PORTLAND, Ore. (TheStreet) -- Vermont Hard Cider Company CEO Dan Rowell remembers when making and distributing his company's Woodchuck Cider in the U.S. was a much lonelier task.
Vermont Hard Cider Company has been producing Woodchuck Cider for roughly 23 years and, through 2012, was the leading hard cider producer in the country with a 53% share of the cider market. As recently as 2009, cider was a $35 million market in the U.S. that wasn't spreading past core markets in the Northeast, Northwest and Great Lakes.
However, a whole lot changed in 2012 to bring Vermont Hard Cider Company and U.S. drinkers into the cider-soaked present. SABMiller (SBMRY) and MolsonCoors (TAP) U.S. joint venture MillerCoors purchased Minneapolis-based craft cider company Crispin Hard Cider for a reported $40 million earlier that year and placed the cider within its Tenth & Blake craft beer division. Later that year, Boston Beer Company (SAM) , makers of the Samuel Adams line of craft beers, introduced its Angry Orchard cider line that would become the nation's top-selling cider by 2013.
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Vermont Hard Cider Company, meanwhile, wasn't exactly left behind. Ireland-based C&C Group, makers of the Magner's cider brand, purchased the company and its Middlebury, Vt., headquarters and cider making facility for $305 million at the end of the year. While the creators of Woodchuck Cider were able to retain their autonomy, the infusion of funding from C&C allowed the company to expand Woodchuck's line of ciders and begin work on a second $34 million cider house in Middlebury, Vt.
The new cider house increases Woodchuck's overall capacity to roughly 720,000 barrels, making Vermont Hard Cider Company roughly the size of the Portland, Ore.-based Craft Brew Alliance (BREW) , the nation's ninth-largest brewer and producer of the Redhook, Kona and Widmer Brothers brands.
It's going to need that bulk to compete with not only Angry Orchard, but with MillerCoors' new male-targeted Smith & Forge cider and Anheuser-Busch InBev's (BUD) recently released Stella Cidre and Johnny Appleseed ciders.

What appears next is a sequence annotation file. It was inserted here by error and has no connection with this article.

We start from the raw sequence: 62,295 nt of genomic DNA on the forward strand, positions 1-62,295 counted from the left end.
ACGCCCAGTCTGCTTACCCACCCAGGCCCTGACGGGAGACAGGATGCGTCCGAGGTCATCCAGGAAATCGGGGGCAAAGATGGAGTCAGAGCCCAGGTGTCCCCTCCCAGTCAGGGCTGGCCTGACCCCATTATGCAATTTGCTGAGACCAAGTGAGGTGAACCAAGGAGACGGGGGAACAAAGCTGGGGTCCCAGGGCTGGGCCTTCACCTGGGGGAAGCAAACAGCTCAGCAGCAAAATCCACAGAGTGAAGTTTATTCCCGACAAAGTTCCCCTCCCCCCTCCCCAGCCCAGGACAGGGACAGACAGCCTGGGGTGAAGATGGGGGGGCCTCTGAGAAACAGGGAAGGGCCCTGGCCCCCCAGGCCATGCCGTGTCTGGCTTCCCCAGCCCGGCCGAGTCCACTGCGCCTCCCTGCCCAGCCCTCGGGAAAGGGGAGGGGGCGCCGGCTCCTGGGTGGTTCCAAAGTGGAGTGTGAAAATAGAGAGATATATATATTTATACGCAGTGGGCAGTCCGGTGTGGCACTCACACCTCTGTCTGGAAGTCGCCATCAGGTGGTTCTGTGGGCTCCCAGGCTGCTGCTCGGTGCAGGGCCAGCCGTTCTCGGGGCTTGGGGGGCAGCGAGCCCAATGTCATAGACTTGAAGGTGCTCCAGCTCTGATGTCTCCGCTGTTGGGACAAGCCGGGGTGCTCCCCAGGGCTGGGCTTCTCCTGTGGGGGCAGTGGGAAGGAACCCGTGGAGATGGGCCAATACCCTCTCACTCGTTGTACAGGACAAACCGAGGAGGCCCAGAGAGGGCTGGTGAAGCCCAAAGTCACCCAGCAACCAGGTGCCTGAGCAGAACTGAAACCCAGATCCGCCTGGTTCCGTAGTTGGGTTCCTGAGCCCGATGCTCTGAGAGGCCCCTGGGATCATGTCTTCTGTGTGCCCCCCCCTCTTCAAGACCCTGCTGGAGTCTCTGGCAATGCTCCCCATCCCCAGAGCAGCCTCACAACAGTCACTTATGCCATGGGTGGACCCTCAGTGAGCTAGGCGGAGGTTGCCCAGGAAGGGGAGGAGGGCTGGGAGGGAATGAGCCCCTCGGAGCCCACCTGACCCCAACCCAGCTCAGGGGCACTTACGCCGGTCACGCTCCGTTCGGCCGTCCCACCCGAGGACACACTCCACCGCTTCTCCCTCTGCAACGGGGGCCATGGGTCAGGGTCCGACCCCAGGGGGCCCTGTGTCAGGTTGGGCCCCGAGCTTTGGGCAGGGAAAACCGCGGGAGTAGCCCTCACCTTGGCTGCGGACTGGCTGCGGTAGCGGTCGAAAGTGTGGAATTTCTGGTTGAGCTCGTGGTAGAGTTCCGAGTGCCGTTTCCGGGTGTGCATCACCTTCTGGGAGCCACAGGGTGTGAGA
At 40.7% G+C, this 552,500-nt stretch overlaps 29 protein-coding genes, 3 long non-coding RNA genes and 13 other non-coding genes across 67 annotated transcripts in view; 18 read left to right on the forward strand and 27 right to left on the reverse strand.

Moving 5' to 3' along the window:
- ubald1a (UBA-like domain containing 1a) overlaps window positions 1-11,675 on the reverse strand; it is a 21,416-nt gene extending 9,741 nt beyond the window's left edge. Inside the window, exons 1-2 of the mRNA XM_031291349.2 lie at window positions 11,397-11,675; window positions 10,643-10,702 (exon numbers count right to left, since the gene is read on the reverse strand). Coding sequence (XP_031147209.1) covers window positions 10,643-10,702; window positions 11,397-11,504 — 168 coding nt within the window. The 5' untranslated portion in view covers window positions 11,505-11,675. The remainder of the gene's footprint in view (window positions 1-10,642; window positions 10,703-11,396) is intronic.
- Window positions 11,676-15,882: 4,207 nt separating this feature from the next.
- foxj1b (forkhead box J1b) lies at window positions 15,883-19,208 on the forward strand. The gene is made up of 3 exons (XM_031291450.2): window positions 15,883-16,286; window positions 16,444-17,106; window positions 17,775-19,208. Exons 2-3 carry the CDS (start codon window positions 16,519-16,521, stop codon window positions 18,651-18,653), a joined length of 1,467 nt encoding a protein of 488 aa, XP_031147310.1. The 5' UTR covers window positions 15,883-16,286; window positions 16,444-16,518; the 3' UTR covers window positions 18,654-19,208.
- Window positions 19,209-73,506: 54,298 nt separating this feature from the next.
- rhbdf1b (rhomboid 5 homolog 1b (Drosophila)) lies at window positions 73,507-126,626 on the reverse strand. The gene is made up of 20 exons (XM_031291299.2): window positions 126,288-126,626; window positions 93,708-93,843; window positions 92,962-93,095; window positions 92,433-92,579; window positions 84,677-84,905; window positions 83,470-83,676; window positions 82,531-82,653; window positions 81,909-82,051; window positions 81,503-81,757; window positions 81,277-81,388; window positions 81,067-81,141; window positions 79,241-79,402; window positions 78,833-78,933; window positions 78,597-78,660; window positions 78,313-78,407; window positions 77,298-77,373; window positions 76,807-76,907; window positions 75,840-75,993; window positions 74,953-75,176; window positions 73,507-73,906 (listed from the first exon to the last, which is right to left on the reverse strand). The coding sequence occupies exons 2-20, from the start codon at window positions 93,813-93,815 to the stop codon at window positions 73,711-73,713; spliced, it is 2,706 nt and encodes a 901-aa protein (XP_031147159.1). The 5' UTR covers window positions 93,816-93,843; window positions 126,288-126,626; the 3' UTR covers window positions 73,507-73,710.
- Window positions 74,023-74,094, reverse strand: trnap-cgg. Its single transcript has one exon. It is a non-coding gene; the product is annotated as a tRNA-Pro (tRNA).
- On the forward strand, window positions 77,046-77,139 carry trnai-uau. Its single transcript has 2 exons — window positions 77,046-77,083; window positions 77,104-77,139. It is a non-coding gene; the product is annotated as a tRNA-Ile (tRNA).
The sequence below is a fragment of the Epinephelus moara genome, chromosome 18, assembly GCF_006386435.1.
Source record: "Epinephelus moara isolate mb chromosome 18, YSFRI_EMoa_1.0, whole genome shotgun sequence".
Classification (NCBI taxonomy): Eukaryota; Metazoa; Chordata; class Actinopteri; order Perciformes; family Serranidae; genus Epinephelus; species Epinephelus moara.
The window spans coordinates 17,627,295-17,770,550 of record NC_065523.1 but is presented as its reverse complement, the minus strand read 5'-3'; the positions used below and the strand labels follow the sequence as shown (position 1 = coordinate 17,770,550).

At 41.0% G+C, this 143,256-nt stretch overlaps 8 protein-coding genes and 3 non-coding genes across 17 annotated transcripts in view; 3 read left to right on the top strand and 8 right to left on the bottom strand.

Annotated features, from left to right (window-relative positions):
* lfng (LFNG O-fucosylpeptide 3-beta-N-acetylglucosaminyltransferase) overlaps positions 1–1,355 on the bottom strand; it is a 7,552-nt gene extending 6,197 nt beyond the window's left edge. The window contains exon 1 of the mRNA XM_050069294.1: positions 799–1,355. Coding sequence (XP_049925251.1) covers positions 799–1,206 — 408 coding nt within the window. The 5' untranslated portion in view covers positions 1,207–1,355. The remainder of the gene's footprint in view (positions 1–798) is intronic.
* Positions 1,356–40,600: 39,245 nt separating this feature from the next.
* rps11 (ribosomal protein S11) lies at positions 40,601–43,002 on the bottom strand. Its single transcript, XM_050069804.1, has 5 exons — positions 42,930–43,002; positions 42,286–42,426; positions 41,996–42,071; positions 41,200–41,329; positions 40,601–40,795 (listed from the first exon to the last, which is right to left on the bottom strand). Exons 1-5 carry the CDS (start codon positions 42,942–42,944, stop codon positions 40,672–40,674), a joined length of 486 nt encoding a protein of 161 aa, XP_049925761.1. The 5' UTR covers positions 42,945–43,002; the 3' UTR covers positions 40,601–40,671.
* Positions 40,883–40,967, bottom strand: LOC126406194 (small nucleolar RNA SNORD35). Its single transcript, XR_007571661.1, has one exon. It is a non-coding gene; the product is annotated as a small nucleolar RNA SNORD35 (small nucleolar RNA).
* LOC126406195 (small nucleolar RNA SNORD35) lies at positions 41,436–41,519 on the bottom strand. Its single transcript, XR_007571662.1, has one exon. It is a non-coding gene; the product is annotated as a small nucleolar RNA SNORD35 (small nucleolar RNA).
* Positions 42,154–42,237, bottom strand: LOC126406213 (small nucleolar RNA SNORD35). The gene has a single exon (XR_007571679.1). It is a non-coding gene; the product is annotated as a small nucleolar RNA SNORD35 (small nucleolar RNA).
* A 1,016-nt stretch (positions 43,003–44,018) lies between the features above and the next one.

Dan Rowell took over as chief executive of Vermont Hard Cider Company in March just after former CEO Bret Williams stepped down from the position for a different role within the board of directors. He's taking over at a time when IRI, a Chicago-based market research firm, notes that cider has exploded into a $327 million industry at retail locations alone. Overall U.S. cider sales have increased nearly 84% since 2012, with the industry adding $149 million in new sales in 2013. Cider is now a full 1% of the overall U.S. beer market, which is about the same share as Guinness distributor Diageo (DEO) currently holds.
While that company's share slid last year, however, Rowell believes that cider has the opportunity to take 5% of the beer market "in my lifetime." With most restaurants and bars dedicating one tap, at most, to cider and Rowell's Woodchuck taproom currently featuring 20 ciders on tap, he believes there's plenty of room for expansion and that Woodchuck and its big beer competitors alike are broadening the market. His portfolio backs up that claim, with sweetened and spiced seasonal varieties serving as the second best-selling Woodchuck ciders behind its flagship Amber and Belgian White, Hop Cider and India Pale Cider varieties aiming directly for crossover beer drinkers and steering them toward more esoteric ginger- and mint-infused ciders.